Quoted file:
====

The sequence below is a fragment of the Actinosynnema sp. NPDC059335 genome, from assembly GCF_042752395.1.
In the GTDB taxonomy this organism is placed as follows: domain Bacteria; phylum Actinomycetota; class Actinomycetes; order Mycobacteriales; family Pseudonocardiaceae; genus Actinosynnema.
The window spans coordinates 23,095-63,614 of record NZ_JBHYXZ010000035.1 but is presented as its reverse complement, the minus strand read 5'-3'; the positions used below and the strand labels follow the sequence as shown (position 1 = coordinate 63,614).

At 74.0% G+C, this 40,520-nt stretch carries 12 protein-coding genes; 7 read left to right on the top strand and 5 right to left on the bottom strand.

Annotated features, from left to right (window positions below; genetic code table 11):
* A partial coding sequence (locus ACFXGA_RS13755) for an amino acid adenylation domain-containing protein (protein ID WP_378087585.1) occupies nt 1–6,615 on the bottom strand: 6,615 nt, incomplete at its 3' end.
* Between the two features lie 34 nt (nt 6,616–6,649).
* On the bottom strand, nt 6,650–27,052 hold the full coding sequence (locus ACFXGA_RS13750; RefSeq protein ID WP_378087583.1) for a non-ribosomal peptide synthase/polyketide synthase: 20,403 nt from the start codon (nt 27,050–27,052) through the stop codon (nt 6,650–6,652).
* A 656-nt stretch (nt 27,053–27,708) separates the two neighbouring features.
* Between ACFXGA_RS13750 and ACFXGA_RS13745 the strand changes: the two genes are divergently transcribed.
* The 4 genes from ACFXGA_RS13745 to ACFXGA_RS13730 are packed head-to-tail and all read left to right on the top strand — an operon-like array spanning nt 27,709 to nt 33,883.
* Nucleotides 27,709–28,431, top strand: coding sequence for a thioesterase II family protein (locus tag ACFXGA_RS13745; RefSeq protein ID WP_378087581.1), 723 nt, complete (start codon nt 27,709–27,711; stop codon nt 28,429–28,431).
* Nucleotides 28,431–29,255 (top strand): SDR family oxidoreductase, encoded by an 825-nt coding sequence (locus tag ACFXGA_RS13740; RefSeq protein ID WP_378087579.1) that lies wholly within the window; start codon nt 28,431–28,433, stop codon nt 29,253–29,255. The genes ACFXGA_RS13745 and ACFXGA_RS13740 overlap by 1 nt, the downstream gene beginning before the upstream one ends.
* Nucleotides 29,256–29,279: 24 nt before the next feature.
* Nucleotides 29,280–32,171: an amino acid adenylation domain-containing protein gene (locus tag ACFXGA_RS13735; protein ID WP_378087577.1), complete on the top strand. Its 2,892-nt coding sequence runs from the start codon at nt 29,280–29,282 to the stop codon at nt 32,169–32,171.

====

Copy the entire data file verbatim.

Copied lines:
The sequence below is a fragment of the Actinosynnema sp. NPDC059335 genome, from assembly GCF_042752395.1.
In the GTDB taxonomy this organism is placed as follows: domain Bacteria; phylum Actinomycetota; class Actinomycetes; order Mycobacteriales; family Pseudonocardiaceae; genus Actinosynnema.
The window spans coordinates 23,095-63,614 of record NZ_JBHYXZ010000035.1 but is presented as its reverse complement, the minus strand read 5'-3'; the positions used below and the strand labels follow the sequence as shown (position 1 = coordinate 63,614).

At 74.0% G+C, this 40,520-nt stretch carries 12 protein-coding genes; 7 read left to right on the top strand and 5 right to left on the bottom strand.

Annotated features, from left to right (window positions below; genetic code table 11):
* A partial coding sequence (locus ACFXGA_RS13755) for an amino acid adenylation domain-containing protein (protein ID WP_378087585.1) occupies nt 1–6,615 on the bottom strand: 6,615 nt, incomplete at its 3' end.
* Between the two features lie 34 nt (nt 6,616–6,649).
* On the bottom strand, nt 6,650–27,052 hold the full coding sequence (locus ACFXGA_RS13750; RefSeq protein ID WP_378087583.1) for a non-ribosomal peptide synthase/polyketide synthase: 20,403 nt from the start codon (nt 27,050–27,052) through the stop codon (nt 6,650–6,652).
* A 656-nt stretch (nt 27,053–27,708) separates the two neighbouring features.
* Between ACFXGA_RS13750 and ACFXGA_RS13745 the strand changes: the two genes are divergently transcribed.
* The 4 genes from ACFXGA_RS13745 to ACFXGA_RS13730 are packed head-to-tail and all read left to right on the top strand — an operon-like array spanning nt 27,709 to nt 33,883.
* Nucleotides 27,709–28,431, top strand: coding sequence for a thioesterase II family protein (locus tag ACFXGA_RS13745; RefSeq protein ID WP_378087581.1), 723 nt, complete (start codon nt 27,709–27,711; stop codon nt 28,429–28,431).
* Nucleotides 28,431–29,255 (top strand): SDR family oxidoreductase, encoded by an 825-nt coding sequence (locus tag ACFXGA_RS13740; RefSeq protein ID WP_378087579.1) that lies wholly within the window; start codon nt 28,431–28,433, stop codon nt 29,253–29,255. The genes ACFXGA_RS13745 and ACFXGA_RS13740 overlap by 1 nt, the downstream gene beginning before the upstream one ends.
* Nucleotides 29,256–29,279: 24 nt before the next feature.
* Nucleotides 29,280–32,171: an amino acid adenylation domain-containing protein gene (locus tag ACFXGA_RS13735; protein ID WP_378087577.1), complete on the top strand. Its 2,892-nt coding sequence runs from the start codon at nt 29,280–29,282 to the stop codon at nt 32,169–32,171.